Jealous of his wifes love for another man, a teacher from her high school, a man brutally kills his wife and young son. Searching for the son who has missed a lot of school, the teacher ... . You can read more in Google, Youtube, Wiki
Ju-on: The Curse
A teacher visits the house of one of his students after the boy goes missing, only to have a horrifying excuse for his absence from school.
- Stars:Anne Hathaway, Hugh Dancy, Cary Elwes, Aidan McArdle, Joanna Lumley, Lucy Punch, Jennifer Higham, Minnie Driver, Eric Idle, Steve Coogan, Yûrei Yanagi, Yue, Ryôta Koyama, Hitomi Miwa, Asumi Miwa, Yumi Yoshiyuki, Kazushi Andô, Chiaki Kuriyama, Yoriko Dôguchi, Jun'ichi Kiuchi, Denden, Tarô Suwa, Reita Serizawa, Shirô Namiki, Takako Fuji,
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Ju-on: The Curse torrent reviews
Brian C (au) wrote: By far the worst found footage ever made. Why is this even in the 'Amityville' franchise. It could have been any house. The acting was atrocious, it wasn't scary at all. Frankly, it was just loud and annoying.
Joseph B (de) wrote: Cliched and pathetic.
Alfin N (us) wrote: Trying so hard to play a good girl role is just damn tiring. It's like being a puppet. A prostitute. Or a liar.
David S (it) wrote: Teaching kids how to deal with withdrawal? So the peanuts gang try to rid Linus of his fix, his drug of choice, his blanket. Okay, so it was more about how we all have our own forms of security blankets, but the drug association was clear as day, even if accidental. This peanuts special wasn't all that entertaining.
Tammy M (kr) wrote: It is awsome young dancers get to be good dancers
Wendi C (jp) wrote: Cheesy acting by main character, David A.R. White, but still worth watching. Has a few known actors but they all have minor parts unfortunately.
Pete G (nl) wrote: I enjoyed it but i think it wud appeal to the older generation more or people who have experienced what gere and lanes characters had been through, a tearjerker but not for me
Beth P (ru) wrote: In true based-on-play fashion, it's a thematic dialogue-heavy rush of ideas that is sometimes forceful enough to make you black out. Great for the philosophically-minded, but be prepared to watch two people basically interrupt each other for the majority of their interaction. I was simultaneously annoyed and impressed by this.
Steven E (kr) wrote: Still some of the best, most pertinent anecdotes I have ever heard and repeated.
Joby D (es) wrote: This movie is sooooo funny!
Theo W (au) wrote: Unapologetically unrealistic and over-the-top, National Treasure is a fun spin on the action drama. The premise is creative and the journey is captivating, but what really makes this film enjoyable are the fantastic performances from its stellar cast, from Nic Cage to Jon Voight to Sean Bean. With just enough humor to show that it's not taking itself too seriously, National Treasure is a lot of fun for the whole family.
Alex K (ag) wrote: My Favorite Film Is 1941's Citizen Kane.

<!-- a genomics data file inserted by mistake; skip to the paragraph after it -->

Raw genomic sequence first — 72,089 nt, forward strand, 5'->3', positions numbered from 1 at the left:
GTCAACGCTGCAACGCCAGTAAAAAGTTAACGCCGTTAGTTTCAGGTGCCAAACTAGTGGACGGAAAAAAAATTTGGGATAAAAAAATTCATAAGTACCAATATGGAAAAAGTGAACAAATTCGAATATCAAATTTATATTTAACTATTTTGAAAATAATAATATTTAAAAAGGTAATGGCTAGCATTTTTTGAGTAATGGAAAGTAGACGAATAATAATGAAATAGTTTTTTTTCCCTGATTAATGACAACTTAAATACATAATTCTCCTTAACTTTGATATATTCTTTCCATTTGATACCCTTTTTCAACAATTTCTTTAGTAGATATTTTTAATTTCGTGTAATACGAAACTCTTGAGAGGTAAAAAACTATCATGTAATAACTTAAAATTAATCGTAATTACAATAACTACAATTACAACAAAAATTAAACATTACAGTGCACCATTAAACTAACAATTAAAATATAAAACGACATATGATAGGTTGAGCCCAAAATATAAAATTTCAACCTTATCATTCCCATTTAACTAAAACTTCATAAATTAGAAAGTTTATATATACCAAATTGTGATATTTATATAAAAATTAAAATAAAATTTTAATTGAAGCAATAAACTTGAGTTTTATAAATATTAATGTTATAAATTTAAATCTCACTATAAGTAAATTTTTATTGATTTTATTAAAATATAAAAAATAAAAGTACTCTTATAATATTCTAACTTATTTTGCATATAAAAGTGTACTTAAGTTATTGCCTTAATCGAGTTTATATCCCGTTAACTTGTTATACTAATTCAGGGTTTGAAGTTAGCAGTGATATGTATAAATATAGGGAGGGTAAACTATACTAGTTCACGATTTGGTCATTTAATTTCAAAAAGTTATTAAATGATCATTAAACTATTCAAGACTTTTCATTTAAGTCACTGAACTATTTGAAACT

Adam F (de) wrote: I don't really know what to say about "When in Rome" except that it's bad. Really bad. Ok maybe I can think of a few things to say, but first the plot. Beth (Kristen Bell) is an art curator who is too busy with her work to worry about love or relationships. That is until she is invited to her sister's wedding in Rome. There, she meets Nicholas (Josh Duhamel). The two hit it off immediately until Beth spots Nick kissing another woman. Slightly drunk and jealous, she remembers a story she heard about the "fountain of love". Apparently throwing a coin into the fountain is supposed to bring you true love and picking a coin from the fountain means that the coin's original owner will fall in love with you. Beth picks 5 coins the fountain and soon finds herself being pursued by a group of wacky would-be lovers. Everywhere Beth goes she is quickly followed by Al the rich sausage maker (Danny DeVito), a street magician named Lance who may or may not have actual magical powers (John Heder), an artist named Antonio (Will Arnett) and a narcissistic male model named Gale (Dax Shepard). Back in America Beth reconnects with Nick while dodging the unwanted attention of the original coin owners. Despite the annoying suitors, Beth and Nick fall for each other. But is it true love, or is Nick only in love with Beth because she pulled a poker chip from his game out of the fountain? There are after all, 5 coins and only 4 men pursuing her... how suspicious! If that wasn't enough, Beth is in the middle of planning a big art show and screwing that up could get her fired. What is she going to do?The film tells you exactly what calibre of humor you can expect within the first 5 minutes when we get not one, but two record scratches and a giant embarrassing misunderstanding between Beth, her ex-boyfriend and all of her co-workers and friends. I'd estimate that one out of every three scenes ends with a pratfall. Someone falls into a hole, gets hit in the head or runs into something constantly in an attempt to end segments of the movie with a laugh. Scenes that don't end with people getting hit over the head sometimes don't make any sense, like the joke was created first and the setup loosely formed so that we could get to the would-be laughs. A perfect example is when Beth and Nick go on a date to a fancy new restaurant. This is one of those gimmicky restaurants that you often see in bad comedies. The catch with this one is that it's completely dark and that the waiters wear night vision goggles. You might be wondering to yourself why I'm picking this scene in particular. "I can see a restaurant like that! The idea would be that you exercise your sense of smell and taste even more that your vision is gone!" Well, you're partially right but here's a question for you then Mr. Smarty pants: why would a restaurant invest thousands of dollars to buy a bunch of night-vision goggles for their waiters instead of a couple of cheap blindfolds for the customers? Are we supposed to believe that the cooks are also making food in complete darkness? If they aren't, light would shine in the room every time the kitchen doors open. For that matter, do the hungry people that walk in just get the whole menu read to them by the waiters? Do they ask you to turn off your cellphone when you walk in because texting would ruin the experience? What if you need to go to the bathroom? What if there's a fire? The answer to these questions "Shut up! This is an opportunity to have Beth and Nick bump into people, spill things and get hurt by other customers that can't see them! Plus this way, we can have the suitors just show up in the restaurant and interrupting the date without Beth seeing them coming! What's that? Well, yeah the suitors will randomly show up with night vision goggles, why do you ask?" This is one of those movies where things just happen without any logic to them so the plot can keep going. Despite the fact that the original coin owners should hate each other (I mean, they're all after the same girl) they always seem to get along just fine and in fact must be carpooling around New York because they almost always show up together to bother Beth at work.The writing here is just lazy, paddling water while it waits for the running time to reach 90 minutes so it can quickly wrap itself up. There are four scenes where Beth and Nick break up because of a comedic misunderstanding. A bad romantic comedy usually has one, at the most two so this is like the ultimate bad romantic comedy. I'll give you another example of bad writing. You know how in these types of movies they have to give a reason why the very attractive lead is single? Like say Jessica Alba was in a romantic comedy. They don't want to dress her down or give her a real personality trait that would explain why she's single. You would never see her with say, traumatic childhood memories, or a deep depression and because she's so hot, it's not like her looks would be the reason why she can't find a nice guy. Usually they'll use a personality trait as a one-two; a reason why the woman is single and also a "defining characteristic" so they can save themselves the trouble of writing actual people of putting together some actual character development. Some examples include: Being clumsy, being a workaholic, being socially awkward, having a kid/baby, having a psycho ex, wearing her hair in a ponytail and sporting big, goofy glasses (you know, the librarian look) and "refusing to fall in love". Sometimes (and this is when you know your movie is going to stink) they give her a boyfriend that seems nice, but he's cheating behind her back or is just dating her so he can get some tail/get her money/get some kind of revenge on her. Ok, no kid, no psycho ex, no ponytail, no evil boyfriend. It's looking good at first glance but keep going down that list. Is she clumsy? Yes, there's a long joke at the beginning where Beth tries to smash a vase as part of a wedding ritual and ends up hitting someone in the head and smashing a whole bunch of stuff. She is also constantly bumping into things. Next: Socially awkward? Yes, at the same wedding, she gives an awkward speech and because she's constantly being pursued she has to uneasily sneak out of meetings and normal activities to escape the coin owners. Workaholic? Yes, she is obsessed with her job and comments that she is so busy with it that she doesn't have the time to fall in love so that's a double whammy there. Most of the other characters are similarly two-dimensional. Her boss is bitchy and totally unreasonable; the suitors are one-joke characters made to be as distinct from each other as possible while always staying unattractive to the audience; her sister, dumb but in love; Nick, charming, sexy, clumsy and unlucky. This movie should have worked. Cristen Bell is charming as usual, Josh Duhamel too. Even some of the small parts are well cast, like the waitress at the blind restaurant (check it out, it's Kristen Schaal, the voice of Louise from Bob's Burgers!) and Beth's co-worker Stacy (Kate Micucci). Maybe that's why the film is such a crushing disappointment. There are films with zero budget who have actors who can't act and special effects that aren't very special. You take one look and you know it's only going to get worse from there. Here though, there are some incredibly talented people that are completely because of all of the cheap jokes (including a lazy reference to Napoleon Dynamite). As a final insult, the film's conclusion doesn't even make sense with its own mythology and as a last-ditch effort to have everyone leave the theatre with a smile, there's a big montage of the actors dancing as the credits roll. As a comedy it isn't clever at all and even if you do laugh a couple of times, you'll feel guilty and resent the movie for catching you off-guard in a sea of obvious gags. As a romantic movie, it doesn't work either. There's so little that works here that to spend another instant writing about it would be a waste of my time and if you see "When in Rome", you're wasting yours. (Theatrical version on Dvd, September 30, 2013)